My daughter and lifetime friends enjoying life on their swim team.

“Be civil to all, sociable to many, familiar with few, friend to one, enemy to none.”

– Benjamin Franklin

What are your thoughts about civility? Do you think things have gotten worse over the past six years when I wrote this? Do you think the anonymity of social media and hiding behind our computers or phones adds to it?

31 thoughts on “Is civility a lost art?

  1. Civility is losing ground to obnoxious rude childish behavior. It is too bad that we do not even appreciate someone doing their civil duty. I still open door, allow a person with one item to go ahead of me in line at the grocery store, just smile at everyone. Even if I don’t feel like smiling, you never know how much that simple thing could mean to someone.

  2. I think it’s gotten WAY worse. There are no boundaries. There is no conception of how to treat others. And it’s only going to get worse

  3. This was a very unpardonable thing to do. But people have become quite intolerant and judgmental. I’m sorry you had such a nasty experience.

  4. Most people who have such reactions like this have an issue within themselves. It is never about you. It took me a long time to learn not to take things like this personally. I worked in retail for 13 years and I really wished I had known about it back then.

  5. I think the isolation due to covid is adding to a decrease in socialization. Also, because the stress levels are higher, people get upset more easily. We all need to be more patient with each other…and take etiquette classes 🙂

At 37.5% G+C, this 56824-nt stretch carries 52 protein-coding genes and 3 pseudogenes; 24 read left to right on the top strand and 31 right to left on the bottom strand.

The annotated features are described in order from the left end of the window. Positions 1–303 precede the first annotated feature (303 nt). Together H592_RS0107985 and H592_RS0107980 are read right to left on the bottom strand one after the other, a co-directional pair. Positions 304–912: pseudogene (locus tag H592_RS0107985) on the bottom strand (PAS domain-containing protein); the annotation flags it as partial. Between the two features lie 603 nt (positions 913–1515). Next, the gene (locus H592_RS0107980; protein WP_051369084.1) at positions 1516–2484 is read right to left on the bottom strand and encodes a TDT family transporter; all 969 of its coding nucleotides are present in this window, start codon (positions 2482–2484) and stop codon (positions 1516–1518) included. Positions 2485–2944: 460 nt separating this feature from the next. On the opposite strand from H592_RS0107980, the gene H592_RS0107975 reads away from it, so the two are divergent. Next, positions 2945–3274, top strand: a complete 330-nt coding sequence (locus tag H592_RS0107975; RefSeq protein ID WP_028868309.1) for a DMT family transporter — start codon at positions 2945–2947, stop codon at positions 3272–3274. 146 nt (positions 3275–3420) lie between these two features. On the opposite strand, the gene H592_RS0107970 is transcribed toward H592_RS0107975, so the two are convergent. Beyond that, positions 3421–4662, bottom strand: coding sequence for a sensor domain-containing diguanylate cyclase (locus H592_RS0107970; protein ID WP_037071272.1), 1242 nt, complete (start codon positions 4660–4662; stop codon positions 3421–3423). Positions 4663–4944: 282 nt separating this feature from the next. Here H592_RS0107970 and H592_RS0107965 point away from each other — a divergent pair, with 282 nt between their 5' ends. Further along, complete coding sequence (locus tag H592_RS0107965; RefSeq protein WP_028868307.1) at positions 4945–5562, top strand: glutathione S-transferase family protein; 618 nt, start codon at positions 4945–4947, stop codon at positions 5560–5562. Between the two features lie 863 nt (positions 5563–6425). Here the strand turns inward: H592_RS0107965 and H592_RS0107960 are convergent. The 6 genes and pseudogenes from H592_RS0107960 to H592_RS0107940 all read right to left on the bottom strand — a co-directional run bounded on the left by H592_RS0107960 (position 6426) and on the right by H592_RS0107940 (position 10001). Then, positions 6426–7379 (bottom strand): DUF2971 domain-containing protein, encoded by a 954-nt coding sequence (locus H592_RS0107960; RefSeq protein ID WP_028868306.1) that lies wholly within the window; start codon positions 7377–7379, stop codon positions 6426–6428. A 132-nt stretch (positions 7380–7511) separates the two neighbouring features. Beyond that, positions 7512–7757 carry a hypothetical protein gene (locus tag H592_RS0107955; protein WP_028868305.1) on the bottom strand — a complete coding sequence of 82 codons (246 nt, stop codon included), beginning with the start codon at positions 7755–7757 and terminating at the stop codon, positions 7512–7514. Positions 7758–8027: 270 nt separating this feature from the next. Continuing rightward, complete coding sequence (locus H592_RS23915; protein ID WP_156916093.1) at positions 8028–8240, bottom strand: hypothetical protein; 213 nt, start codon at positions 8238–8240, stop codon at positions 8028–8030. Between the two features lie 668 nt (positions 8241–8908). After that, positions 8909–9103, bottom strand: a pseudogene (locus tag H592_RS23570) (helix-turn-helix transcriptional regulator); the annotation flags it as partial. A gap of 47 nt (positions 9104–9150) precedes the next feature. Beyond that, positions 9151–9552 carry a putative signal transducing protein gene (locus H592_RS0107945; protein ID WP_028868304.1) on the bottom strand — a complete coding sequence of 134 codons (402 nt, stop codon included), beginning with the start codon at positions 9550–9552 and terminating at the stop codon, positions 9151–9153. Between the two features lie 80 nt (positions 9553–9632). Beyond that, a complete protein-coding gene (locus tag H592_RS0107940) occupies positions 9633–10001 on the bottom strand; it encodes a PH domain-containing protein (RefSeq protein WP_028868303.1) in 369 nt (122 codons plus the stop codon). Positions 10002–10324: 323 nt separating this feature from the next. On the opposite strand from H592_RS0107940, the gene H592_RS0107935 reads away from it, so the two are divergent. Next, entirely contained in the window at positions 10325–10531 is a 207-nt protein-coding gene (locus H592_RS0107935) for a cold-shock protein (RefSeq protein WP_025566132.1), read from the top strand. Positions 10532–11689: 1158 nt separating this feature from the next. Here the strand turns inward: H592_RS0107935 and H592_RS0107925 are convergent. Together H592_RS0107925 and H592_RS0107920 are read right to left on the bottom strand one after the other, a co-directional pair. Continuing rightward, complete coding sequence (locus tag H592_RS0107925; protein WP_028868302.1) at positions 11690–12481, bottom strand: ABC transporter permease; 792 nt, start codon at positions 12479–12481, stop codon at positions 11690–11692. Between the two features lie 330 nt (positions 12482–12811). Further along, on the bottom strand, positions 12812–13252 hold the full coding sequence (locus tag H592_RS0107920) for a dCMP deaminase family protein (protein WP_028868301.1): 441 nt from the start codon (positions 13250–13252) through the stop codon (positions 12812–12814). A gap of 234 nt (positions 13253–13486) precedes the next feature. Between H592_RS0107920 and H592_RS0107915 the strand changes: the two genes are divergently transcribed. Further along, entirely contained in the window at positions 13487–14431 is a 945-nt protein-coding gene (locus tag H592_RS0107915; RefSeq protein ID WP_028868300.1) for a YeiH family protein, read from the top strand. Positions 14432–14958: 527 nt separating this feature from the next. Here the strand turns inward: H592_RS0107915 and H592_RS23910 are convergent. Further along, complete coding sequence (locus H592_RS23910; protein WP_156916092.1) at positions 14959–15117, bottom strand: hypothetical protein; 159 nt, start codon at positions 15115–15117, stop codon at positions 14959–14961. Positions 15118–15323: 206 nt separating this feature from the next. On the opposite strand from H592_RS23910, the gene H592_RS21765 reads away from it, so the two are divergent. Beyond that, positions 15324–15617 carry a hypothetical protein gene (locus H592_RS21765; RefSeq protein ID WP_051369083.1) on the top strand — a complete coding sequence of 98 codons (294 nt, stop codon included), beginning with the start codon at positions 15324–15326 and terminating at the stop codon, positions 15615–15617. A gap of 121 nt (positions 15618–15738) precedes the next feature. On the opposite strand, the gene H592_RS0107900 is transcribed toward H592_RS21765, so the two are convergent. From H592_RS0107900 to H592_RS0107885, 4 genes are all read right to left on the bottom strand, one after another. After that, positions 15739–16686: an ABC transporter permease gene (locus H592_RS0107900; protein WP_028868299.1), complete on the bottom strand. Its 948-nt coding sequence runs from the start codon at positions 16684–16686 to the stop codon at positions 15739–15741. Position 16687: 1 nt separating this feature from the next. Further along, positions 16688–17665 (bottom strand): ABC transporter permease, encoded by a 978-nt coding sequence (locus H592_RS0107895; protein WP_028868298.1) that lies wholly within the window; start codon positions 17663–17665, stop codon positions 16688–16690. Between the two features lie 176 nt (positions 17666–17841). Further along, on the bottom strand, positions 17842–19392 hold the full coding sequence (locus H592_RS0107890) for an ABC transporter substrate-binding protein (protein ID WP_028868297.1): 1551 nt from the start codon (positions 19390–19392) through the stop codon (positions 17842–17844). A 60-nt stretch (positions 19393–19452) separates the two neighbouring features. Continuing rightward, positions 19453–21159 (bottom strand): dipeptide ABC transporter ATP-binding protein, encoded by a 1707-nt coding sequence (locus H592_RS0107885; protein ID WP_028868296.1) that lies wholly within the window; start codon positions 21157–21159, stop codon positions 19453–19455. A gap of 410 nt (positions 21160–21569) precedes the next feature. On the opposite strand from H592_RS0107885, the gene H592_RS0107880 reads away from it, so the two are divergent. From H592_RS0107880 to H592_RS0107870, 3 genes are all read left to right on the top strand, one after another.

6. It’s funny, my family will sometimes ask me “What was that look for?” and I have no clue I had a “look.” Sometimes I think people just want to start trouble for no good reason. It is upsetting to have something like that happen, especially if there are other people around.

  7. I think McWriterson has it totally right, it’s not about you, it’s about the person yelling and their own inner turmoil. I see it everywhere these days, I think we’re all dealing with a lot, and it leaks out when we’re frustrated, disappointed, or anxious. If you can identify what the yeller needs and calm their anxiety it can help. Great post E, hugs, C

  8. In general terms civility and good manners in our society is a thing of the past. It’s a terrible thing as we become more like animals. I’m sure this incident was extremely upsetting. There are several reasons why we are moving in the direction we are as a society, and your points are accurate.

  9. My resting face is rather grumpy looking, sort of a down turn to my mouth. I suspect aging hasn’t helped that any. Now after hiding behind masks for so long I have to really work on consciously not looking mean and scary as a general rule. As to the person in question- totally uncalled for and as others have noted- an issue with her sadly, not with you.

  10. I agree with what you said. But there are still, thankfully, civil people in the world. We all have an ugly side, and some people get better at expressing themselves when behind a keyboard because they turn off their filters.